‘Death to the dictator’: Protests in Iran continue

Protests have erupted across Iran in response to the death of Mahsa Amini, a 22-year-old Kurdish woman who died in police custody after being apprehended for not wearing her hijab correctly. 

Amini died in custody on Sept. 16, three days after being arrested for allegedly violating Iran’s strict rules for women regarding modest clothing and women’s expectations in society because she was wearing ripped jeans and bright colored clothing, according to CBC news.  

Iranian authorities have denied any wrongdoing and claim Amini died of a heart attack; however, her family and a substantial majority of Iranians accuse the government of a cover-up. According to eyewitnesses, Amini was beaten by Iran’s feared morality police.

Following the protests, social media videos showed burned-out fire engines, bus stations and banks. The government claimed that the riots, which included shots fired from the crowd, were orchestrated by terrorist groups, but protesters claimed that police were firing into crowds while they were praying. 

“Honestly it’s devastating and heartbreaking, this has been going on for so long and I’m glad people are starting to recognize and realize that it needs to be stopped,” said an anonymous Iranian member of Suffolk’s Middle Eastern and North African Student Association. “And it’s hard to be away from family, let alone, with the crisis happening because it’s hard not to worry about them and their safety.”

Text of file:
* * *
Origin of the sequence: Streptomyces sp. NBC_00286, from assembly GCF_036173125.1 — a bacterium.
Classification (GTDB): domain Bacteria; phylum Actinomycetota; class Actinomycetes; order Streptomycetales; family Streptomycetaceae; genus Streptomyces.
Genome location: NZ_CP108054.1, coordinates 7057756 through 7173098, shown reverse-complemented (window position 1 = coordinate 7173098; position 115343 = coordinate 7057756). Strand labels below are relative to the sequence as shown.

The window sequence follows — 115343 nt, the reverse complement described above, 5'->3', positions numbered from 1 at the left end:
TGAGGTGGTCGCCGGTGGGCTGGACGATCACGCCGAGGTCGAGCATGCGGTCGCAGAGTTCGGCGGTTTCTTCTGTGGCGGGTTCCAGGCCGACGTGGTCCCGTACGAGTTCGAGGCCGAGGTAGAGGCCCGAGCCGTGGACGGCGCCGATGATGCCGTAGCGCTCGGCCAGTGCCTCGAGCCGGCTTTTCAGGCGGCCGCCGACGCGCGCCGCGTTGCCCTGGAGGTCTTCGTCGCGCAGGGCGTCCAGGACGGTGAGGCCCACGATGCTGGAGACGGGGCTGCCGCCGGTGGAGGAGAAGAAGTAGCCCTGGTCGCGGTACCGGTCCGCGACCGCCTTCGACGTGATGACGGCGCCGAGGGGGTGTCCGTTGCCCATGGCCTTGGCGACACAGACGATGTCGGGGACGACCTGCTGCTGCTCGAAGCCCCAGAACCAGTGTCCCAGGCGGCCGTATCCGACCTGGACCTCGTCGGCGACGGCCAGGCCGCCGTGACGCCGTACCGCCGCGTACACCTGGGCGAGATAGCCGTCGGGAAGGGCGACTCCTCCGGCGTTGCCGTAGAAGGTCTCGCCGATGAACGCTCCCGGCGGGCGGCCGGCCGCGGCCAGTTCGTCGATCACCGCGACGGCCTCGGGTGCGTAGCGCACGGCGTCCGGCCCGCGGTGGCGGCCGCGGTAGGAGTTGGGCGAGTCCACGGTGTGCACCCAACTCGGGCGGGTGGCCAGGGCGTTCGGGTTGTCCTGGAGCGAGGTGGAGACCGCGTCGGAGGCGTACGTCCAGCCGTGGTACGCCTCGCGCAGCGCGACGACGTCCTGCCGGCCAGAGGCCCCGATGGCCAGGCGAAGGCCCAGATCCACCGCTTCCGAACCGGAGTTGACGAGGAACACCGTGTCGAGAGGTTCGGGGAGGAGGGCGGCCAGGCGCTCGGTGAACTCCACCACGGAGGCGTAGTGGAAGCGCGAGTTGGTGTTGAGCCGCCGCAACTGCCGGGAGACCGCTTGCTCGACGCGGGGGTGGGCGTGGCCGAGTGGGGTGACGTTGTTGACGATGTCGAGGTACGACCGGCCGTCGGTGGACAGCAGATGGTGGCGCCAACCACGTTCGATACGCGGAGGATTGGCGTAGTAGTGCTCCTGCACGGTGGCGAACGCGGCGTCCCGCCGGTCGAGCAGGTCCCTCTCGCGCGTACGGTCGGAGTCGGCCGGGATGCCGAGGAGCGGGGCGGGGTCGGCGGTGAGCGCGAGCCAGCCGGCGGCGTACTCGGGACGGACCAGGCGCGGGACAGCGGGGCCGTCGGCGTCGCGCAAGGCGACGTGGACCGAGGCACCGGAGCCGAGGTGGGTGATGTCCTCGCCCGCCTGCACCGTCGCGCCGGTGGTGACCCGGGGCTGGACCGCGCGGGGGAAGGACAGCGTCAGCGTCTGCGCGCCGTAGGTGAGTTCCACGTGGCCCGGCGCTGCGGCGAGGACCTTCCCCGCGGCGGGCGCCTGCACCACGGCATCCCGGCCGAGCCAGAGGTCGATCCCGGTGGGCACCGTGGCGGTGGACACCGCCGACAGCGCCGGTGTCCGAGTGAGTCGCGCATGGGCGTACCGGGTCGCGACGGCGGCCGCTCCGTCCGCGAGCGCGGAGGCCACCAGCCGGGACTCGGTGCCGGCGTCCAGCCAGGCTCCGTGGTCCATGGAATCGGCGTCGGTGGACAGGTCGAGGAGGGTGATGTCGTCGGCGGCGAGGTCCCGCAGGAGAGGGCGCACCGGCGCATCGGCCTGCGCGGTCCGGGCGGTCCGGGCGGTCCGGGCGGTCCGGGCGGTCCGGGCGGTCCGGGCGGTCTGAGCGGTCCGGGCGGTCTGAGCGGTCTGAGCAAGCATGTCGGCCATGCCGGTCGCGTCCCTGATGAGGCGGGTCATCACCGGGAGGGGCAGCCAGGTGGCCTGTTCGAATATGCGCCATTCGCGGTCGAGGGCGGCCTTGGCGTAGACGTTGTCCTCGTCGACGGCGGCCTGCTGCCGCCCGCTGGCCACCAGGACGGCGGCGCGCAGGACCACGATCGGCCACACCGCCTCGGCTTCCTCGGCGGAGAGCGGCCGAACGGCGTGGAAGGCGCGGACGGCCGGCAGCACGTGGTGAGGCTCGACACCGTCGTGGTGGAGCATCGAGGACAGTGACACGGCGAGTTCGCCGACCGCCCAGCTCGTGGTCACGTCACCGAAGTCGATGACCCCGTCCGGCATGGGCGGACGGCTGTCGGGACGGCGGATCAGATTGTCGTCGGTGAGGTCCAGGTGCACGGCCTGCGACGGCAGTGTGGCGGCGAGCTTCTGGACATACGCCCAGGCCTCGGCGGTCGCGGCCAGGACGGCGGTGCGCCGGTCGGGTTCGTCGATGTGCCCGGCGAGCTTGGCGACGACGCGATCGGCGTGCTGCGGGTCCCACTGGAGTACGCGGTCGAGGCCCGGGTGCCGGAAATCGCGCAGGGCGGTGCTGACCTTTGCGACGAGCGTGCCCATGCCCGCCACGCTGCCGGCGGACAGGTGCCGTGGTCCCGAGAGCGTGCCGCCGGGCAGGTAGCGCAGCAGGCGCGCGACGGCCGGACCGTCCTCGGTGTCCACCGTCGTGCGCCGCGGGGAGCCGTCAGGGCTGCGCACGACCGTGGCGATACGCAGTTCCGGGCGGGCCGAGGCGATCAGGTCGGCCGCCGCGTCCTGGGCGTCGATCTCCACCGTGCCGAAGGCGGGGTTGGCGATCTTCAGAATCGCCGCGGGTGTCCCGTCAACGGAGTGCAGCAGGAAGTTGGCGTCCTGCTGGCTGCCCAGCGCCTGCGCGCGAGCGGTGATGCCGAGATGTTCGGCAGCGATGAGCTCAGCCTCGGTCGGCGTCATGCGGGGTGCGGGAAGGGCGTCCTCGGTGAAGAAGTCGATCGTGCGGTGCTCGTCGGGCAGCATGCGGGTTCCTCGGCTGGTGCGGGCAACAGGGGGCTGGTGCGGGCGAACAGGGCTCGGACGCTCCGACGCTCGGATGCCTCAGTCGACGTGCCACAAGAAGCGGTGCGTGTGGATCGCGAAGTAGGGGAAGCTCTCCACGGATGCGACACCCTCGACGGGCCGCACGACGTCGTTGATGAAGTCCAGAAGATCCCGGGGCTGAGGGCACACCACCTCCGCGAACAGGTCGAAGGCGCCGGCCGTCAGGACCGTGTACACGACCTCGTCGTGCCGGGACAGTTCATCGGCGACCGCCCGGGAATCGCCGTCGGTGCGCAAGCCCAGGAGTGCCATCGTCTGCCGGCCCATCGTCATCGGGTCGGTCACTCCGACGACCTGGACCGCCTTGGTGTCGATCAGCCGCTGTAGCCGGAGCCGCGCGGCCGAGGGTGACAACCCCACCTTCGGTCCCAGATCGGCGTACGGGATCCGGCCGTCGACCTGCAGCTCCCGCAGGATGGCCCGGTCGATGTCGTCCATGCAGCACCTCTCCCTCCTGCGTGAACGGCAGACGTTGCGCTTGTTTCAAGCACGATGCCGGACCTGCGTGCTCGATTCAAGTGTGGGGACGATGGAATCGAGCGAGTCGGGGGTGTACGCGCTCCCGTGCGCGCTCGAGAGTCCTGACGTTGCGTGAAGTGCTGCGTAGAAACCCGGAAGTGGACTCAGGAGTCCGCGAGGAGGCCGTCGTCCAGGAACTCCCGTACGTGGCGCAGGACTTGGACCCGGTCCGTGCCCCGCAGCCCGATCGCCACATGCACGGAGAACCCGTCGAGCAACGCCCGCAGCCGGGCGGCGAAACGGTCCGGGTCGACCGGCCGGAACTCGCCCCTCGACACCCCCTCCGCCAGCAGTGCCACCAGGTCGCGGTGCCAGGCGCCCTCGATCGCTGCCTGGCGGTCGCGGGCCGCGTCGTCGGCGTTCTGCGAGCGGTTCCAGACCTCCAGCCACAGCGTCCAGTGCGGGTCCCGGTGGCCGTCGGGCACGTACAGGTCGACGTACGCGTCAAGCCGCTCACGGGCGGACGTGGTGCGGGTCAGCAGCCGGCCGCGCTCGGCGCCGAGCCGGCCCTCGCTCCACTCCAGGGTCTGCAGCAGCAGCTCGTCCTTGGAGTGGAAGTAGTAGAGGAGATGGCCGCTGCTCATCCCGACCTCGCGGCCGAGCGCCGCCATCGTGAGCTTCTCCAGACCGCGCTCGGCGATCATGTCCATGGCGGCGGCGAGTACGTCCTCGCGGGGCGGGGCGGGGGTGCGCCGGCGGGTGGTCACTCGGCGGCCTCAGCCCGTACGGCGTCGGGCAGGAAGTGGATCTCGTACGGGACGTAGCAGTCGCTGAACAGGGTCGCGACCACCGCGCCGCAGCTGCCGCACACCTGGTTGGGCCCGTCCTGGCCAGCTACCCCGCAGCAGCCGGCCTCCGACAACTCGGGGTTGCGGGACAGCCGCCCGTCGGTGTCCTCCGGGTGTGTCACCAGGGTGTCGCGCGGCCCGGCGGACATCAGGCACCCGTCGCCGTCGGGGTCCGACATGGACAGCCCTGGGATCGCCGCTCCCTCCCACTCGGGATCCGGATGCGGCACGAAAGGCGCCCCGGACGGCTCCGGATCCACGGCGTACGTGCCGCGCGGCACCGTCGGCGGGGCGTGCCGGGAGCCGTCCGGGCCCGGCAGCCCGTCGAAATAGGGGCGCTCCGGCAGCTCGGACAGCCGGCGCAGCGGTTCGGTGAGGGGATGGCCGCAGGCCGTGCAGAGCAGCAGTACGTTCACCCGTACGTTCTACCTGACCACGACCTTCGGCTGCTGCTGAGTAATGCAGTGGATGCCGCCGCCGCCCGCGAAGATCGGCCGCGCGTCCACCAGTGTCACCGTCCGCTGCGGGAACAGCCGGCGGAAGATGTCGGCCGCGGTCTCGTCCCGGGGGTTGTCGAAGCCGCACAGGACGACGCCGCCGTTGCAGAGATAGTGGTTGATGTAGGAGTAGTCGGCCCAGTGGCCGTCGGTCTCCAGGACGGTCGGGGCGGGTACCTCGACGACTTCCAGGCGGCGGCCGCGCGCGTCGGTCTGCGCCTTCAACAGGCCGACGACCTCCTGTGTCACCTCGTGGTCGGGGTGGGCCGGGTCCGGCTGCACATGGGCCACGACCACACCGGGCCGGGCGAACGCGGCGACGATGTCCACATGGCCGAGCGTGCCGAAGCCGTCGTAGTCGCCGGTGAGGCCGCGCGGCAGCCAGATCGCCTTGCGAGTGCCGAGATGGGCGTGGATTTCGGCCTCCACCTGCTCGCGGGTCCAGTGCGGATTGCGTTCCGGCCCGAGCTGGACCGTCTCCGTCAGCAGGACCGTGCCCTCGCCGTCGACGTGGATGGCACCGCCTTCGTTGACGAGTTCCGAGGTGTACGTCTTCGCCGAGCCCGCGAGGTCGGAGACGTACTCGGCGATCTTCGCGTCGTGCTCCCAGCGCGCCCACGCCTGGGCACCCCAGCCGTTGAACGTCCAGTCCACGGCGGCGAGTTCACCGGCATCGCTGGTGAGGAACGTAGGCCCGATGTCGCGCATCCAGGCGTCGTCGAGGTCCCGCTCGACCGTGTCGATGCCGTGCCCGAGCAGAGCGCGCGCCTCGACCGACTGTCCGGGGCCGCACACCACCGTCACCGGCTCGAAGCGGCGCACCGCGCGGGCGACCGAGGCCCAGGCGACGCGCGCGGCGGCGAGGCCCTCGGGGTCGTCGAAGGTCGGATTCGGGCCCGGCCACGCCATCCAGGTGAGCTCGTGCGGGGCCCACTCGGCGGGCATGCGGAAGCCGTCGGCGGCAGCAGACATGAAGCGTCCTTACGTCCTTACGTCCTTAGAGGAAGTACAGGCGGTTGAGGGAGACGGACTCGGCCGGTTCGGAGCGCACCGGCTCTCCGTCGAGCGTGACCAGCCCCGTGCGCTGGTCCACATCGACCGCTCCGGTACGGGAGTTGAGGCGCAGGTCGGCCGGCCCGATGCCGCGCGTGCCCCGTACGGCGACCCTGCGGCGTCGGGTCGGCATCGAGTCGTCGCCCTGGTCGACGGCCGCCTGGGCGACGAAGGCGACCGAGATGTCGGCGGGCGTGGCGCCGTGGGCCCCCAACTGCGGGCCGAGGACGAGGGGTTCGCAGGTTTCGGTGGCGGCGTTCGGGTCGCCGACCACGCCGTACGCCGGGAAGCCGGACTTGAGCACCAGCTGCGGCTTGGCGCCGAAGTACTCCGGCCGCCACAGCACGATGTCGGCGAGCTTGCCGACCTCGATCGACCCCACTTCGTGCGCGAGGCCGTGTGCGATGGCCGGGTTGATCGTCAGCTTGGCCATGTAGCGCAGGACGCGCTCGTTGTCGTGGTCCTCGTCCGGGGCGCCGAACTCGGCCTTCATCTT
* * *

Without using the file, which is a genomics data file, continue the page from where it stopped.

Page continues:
According to the New York Times, the Islamic Republic has responded by severely restricting Internet access, arresting hundreds of students and political activists and killing more than 70 people. 

Rallies have also become more violent in recent weeks. Women are seen tearing off their veils, cutting off their hair and screaming at advancing lines of riot police using phrases like “women, life, freedom” and “death to the dictator” in regards to Iranian Supreme Leader Ali Khamemi, as reported by the Washington Post. 

Many Iranian citizens have called for the religious restrictions that govern how people dress, socialize in their homes and what they drink and eat to be lifted. Some conservatives have joined the chorus, claiming that criminalizing rule violations and imposing them by force has backfired and fueled anti-religious sentiment.

Protests have been held all over the world to advocate for the human rights movement, from three major cities in Australia to multiple countries in Europe such as England and Sweden. The protests have also reached the U.S. and Canada.

Although Amini’s death sparked the protests, this uprising stems from a broader well of rage among a younger generation of Iranians. Unlike previous protests, the current demonstrations appear to be much more widespread, with protests taking place in all 31 provinces, including Shia clergy strongholds Mashhad and Qom. 

The anger also stems from years of police abuse, economic deprivation, political repression and corruption that have been keeping the protests going for weeks on end.